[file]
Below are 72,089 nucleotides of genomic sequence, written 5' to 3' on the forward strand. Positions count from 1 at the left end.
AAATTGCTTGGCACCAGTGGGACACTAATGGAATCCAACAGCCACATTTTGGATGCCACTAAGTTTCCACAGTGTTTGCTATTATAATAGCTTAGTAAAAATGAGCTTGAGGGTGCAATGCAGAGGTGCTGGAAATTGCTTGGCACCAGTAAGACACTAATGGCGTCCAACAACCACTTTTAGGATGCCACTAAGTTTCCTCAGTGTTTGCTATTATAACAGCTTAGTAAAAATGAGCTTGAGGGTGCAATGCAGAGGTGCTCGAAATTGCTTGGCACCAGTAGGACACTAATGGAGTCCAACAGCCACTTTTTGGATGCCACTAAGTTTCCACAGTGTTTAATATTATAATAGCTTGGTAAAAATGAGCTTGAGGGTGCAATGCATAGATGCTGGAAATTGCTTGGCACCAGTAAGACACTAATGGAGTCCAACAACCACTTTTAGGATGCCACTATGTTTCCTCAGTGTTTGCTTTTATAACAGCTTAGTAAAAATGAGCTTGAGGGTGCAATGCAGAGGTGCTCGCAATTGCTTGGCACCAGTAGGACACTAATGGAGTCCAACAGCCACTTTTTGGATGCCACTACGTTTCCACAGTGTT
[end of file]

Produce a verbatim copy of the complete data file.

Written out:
Below are 72,089 nucleotides of genomic sequence, written 5' to 3' on the forward strand. Positions count from 1 at the left end.
AAATTGCTTGGCACCAGTGGGACACTAATGGAATCCAACAGCCACATTTTGGATGCCACTAAGTTTCCACAGTGTTTGCTATTATAATAGCTTAGTAAAAATGAGCTTGAGGGTGCAATGCAGAGGTGCTGGAAATTGCTTGGCACCAGTAAGACACTAATGGCGTCCAACAACCACTTTTAGGATGCCACTAAGTTTCCTCAGTGTTTGCTATTATAACAGCTTAGTAAAAATGAGCTTGAGGGTGCAATGCAGAGGTGCTCGAAATTGCTTGGCACCAGTAGGACACTAATGGAGTCCAACAGCCACTTTTTGGATGCCACTAAGTTTCCACAGTGTTTAATATTATAATAGCTTGGTAAAAATGAGCTTGAGGGTGCAATGCATAGATGCTGGAAATTGCTTGGCACCAGTAAGACACTAATGGAGTCCAACAACCACTTTTAGGATGCCACTATGTTTCCTCAGTGTTTGCTTTTATAACAGCTTAGTAAAAATGAGCTTGAGGGTGCAATGCAGAGGTGCTCGCAATTGCTTGGCACCAGTAGGACACTAATGGAGTCCAACAGCCACTTTTTGGATGCCACTACGTTTCCACAGTGTT